Understanding SAM

S.A.M. The Society of Antique Modelers came into being some thirty years ago. Now with worldwide chapters, it was formed by those who had a special appreciation of the early models that paved the way to the technically advanced machines available today.

So, what is so special about Old Timers, you may ask. Speaking for myself, they fulfilled a need that current models are unable to supply. Because these early machines were nearly all freeflight models, they had flight characteristics that included stable and graceful flight. They actually FLEW on the wing, in contrast to being dragged along by brute force combined with the necessary speed required to produce the lift needed.
Quite simply, I was a little bored flying back and forth and wanted something different.

The essence of all Old Timer flying, is a soaring competition, where the last man down wins. And soaring is what these models do very well indeed. Strictly speaking, “Old Timer” refers to models designed from
1939 to 1942. Earlier models are categorized as “Antique,” and the models from 1943 to the end of 1956 are “Nostalgia” models.

Within these broad groupings lie many sub groupings which each have their own competitive
events and rules. Before one can soar, he must get the airplane to altitude. This is done by engines
limited in one of two ways:
a) The fuel is limited according to the weight of the aircraft. These are known as “Texaco” events.
b) The engine run is limited to a time. (as short as 20 seconds but antique engines - pre December 1950 - get considerably more depending on their age and size.) These are known as “Duration” events.
How long will a modern model weighing 5lbs (2.25kg) stay up on the 15ml (½ oz.) of fuel allowed that weight in Texaco? An old timer expected to stay airborne for 10 minutes on this, but if one finds lift, times can run into hours.

Alternatively, with a limited 25 second engine run, how long will a modern R/C stay in the air? Old Timers expect to reach 7 minutes in the elimination rounds, and in any fly-off, hope to stay up until every one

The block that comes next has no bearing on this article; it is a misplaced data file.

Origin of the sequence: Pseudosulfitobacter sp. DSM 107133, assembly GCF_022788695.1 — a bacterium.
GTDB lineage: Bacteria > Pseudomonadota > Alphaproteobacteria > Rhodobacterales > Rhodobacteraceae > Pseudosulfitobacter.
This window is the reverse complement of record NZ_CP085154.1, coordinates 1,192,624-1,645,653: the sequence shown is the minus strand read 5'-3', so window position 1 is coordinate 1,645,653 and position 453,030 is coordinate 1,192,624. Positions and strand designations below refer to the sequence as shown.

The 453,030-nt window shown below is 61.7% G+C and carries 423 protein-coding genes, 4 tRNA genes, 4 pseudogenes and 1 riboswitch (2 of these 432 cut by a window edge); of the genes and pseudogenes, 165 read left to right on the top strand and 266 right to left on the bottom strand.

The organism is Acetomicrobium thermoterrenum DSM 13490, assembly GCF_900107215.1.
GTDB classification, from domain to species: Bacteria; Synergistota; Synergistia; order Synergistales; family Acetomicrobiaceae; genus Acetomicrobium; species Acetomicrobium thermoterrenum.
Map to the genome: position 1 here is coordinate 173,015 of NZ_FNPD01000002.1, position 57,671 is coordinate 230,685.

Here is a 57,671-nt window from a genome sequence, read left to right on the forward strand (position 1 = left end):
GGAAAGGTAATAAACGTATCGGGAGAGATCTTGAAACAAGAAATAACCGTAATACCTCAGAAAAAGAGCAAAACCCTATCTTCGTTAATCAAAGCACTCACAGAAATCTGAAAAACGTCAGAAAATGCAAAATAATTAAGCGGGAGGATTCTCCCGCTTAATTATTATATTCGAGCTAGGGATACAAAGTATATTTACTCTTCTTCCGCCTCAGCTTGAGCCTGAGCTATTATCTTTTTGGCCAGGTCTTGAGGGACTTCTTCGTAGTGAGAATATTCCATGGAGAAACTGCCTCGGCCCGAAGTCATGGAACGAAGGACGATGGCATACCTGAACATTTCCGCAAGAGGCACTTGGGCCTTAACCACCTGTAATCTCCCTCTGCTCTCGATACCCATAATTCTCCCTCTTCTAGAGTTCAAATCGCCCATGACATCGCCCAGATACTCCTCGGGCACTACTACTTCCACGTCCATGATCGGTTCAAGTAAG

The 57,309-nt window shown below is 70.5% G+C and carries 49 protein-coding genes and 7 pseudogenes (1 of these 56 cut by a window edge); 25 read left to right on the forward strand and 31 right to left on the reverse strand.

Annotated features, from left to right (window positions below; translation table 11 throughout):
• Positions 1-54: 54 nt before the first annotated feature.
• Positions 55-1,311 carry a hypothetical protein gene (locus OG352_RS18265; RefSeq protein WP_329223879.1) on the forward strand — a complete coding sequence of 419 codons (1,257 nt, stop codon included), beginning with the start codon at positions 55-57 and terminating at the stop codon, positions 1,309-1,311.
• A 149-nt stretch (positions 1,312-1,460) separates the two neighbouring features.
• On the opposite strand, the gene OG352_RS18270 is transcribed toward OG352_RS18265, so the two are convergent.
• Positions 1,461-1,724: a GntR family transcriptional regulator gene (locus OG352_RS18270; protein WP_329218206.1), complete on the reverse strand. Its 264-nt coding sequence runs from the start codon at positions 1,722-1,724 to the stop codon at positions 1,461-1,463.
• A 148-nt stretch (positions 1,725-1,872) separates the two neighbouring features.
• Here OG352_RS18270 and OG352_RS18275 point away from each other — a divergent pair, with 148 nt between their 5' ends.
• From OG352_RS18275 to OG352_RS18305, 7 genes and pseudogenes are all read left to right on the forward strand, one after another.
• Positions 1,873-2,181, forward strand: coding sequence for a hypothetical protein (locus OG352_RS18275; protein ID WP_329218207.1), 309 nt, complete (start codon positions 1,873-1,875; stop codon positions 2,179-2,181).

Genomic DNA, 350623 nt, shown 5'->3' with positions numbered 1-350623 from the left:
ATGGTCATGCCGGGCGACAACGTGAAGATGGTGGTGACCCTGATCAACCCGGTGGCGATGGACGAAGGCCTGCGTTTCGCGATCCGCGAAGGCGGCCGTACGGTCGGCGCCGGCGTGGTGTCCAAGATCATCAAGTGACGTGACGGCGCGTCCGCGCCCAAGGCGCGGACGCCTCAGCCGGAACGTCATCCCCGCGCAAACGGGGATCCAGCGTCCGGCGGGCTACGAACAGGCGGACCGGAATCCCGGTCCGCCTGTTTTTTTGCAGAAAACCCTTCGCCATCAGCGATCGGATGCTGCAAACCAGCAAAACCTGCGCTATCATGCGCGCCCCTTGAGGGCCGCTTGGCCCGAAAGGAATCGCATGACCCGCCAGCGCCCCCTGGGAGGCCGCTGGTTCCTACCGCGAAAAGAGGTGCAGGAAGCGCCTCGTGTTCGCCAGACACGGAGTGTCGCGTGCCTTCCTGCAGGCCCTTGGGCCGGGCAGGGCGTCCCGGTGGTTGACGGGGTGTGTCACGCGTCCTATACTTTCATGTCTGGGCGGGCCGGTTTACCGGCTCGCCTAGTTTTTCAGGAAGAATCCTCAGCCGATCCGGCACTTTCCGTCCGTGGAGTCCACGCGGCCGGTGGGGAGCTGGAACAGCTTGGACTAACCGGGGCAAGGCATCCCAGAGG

else is down.

“Antique” is a limited engine run for old cabin or cabane style models (no pylons). National rules permit no scaling, and engines must be antique, which limits them to diesel or spark ignition. Larger models invariably use the larger spark ignition motors while the smaller diesels are limited to smaller models.

Texaco events need to conserve fuel, and engine management is important. One wants to keep the engine running as long as possible, at the same time produce enough power to get to the highest possible altitude. Propeller choice is a trade off between large efficient low power, and smaller less efficient higher power. Engines need to be run as lean as possible, yet avoid starvation later in the run. All this makes Texaco a relatively quiet peaceful event.

Duration events are another matter. Here time is the limit, not fuel, and one needs all the power one can muster for a rocket-like vertical climb that can reach a mile high in a minute. Racing motors are common in open duration competitions. 25 seconds is the time allowed, and since it takes two seconds for sound to travel from the aircraft at height, one must shut down at 23 seconds to avoid a disqualifying over-run.
At this point the model transitions from a screaming rocket to a nearly motionless glider, and the hunt for thermals begins.

This covers the basics of SAM events, and I hope it raises some interest among modelers. One negative is that the flying field must not be height restricted, as a lot of flying is above one kilometer altitude.
I have a sample on YouTube: http://www.youtube.com/watch?v=o4JSpF7Gzdc

Arnold, Broese-van-Groenou August 2009